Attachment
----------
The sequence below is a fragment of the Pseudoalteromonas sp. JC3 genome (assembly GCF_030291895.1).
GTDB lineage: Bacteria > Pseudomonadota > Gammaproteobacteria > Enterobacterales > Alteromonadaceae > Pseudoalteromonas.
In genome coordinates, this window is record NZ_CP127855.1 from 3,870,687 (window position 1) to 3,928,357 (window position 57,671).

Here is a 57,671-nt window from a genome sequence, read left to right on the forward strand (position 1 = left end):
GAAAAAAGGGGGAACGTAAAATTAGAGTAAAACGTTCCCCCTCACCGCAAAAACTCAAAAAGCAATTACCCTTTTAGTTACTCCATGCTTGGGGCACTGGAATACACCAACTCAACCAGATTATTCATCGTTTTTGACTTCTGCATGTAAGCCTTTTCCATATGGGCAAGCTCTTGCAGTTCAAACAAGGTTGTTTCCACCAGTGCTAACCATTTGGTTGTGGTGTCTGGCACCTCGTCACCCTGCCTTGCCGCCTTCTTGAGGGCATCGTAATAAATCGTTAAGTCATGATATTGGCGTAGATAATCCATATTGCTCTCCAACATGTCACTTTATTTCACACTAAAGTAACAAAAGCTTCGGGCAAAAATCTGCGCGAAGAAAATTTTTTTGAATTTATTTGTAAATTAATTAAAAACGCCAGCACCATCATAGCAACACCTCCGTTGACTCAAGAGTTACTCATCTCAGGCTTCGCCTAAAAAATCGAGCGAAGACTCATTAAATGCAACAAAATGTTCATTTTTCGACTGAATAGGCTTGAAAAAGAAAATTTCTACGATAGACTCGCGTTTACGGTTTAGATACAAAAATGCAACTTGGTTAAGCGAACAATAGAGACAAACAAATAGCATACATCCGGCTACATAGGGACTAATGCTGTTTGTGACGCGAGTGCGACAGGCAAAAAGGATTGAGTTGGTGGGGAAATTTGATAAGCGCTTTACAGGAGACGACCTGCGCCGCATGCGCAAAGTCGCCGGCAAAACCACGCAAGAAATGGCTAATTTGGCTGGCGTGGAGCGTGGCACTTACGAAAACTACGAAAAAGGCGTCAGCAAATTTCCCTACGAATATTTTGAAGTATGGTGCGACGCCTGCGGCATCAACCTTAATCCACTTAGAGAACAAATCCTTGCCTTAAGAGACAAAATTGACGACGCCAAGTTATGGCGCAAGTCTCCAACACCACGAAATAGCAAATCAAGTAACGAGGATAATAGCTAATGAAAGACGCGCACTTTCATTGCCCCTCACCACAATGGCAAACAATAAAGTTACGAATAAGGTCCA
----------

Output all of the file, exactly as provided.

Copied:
The sequence below is a fragment of the Pseudoalteromonas sp. JC3 genome (assembly GCF_030291895.1).
GTDB lineage: Bacteria > Pseudomonadota > Gammaproteobacteria > Enterobacterales > Alteromonadaceae > Pseudoalteromonas.
In genome coordinates, this window is record NZ_CP127855.1 from 3,870,687 (window position 1) to 3,928,357 (window position 57,671).

Here is a 57,671-nt window from a genome sequence, read left to right on the forward strand (position 1 = left end):
GAAAAAAGGGGGAACGTAAAATTAGAGTAAAACGTTCCCCCTCACCGCAAAAACTCAAAAAGCAATTACCCTTTTAGTTACTCCATGCTTGGGGCACTGGAATACACCAACTCAACCAGATTATTCATCGTTTTTGACTTCTGCATGTAAGCCTTTTCCATATGGGCAAGCTCTTGCAGTTCAAACAAGGTTGTTTCCACCAGTGCTAACCATTTGGTTGTGGTGTCTGGCACCTCGTCACCCTGCCTTGCCGCCTTCTTGAGGGCATCGTAATAAATCGTTAAGTCATGATATTGGCGTAGATAATCCATATTGCTCTCCAACATGTCACTTTATTTCACACTAAAGTAACAAAAGCTTCGGGCAAAAATCTGCGCGAAGAAAATTTTTTTGAATTTATTTGTAAATTAATTAAAAACGCCAGCACCATCATAGCAACACCTCCGTTGACTCAAGAGTTACTCATCTCAGGCTTCGCCTAAAAAATCGAGCGAAGACTCATTAAATGCAACAAAATGTTCATTTTTCGACTGAATAGGCTTGAAAAAGAAAATTTCTACGATAGACTCGCGTTTACGGTTTAGATACAAAAATGCAACTTGGTTAAGCGAACAATAGAGACAAACAAATAGCATACATCCGGCTACATAGGGACTAATGCTGTTTGTGACGCGAGTGCGACAGGCAAAAAGGATTGAGTTGGTGGGGAAATTTGATAAGCGCTTTACAGGAGACGACCTGCGCCGCATGCGCAAAGTCGCCGGCAAAACCACGCAAGAAATGGCTAATTTGGCTGGCGTGGAGCGTGGCACTTACGAAAACTACGAAAAAGGCGTCAGCAAATTTCCCTACGAATATTTTGAAGTATGGTGCGACGCCTGCGGCATCAACCTTAATCCACTTAGAGAACAAATCCTTGCCTTAAGAGACAAAATTGACGACGCCAAGTTATGGCGCAAGTCTCCAACACCACGAAATAGCAAATCAAGTAACGAGGATAATAGCTAATGAAAGACGCGCACTTTCATTGCCCCTCACCACAATGGCAAACAATAAAGTTACGAATAAGGTCCA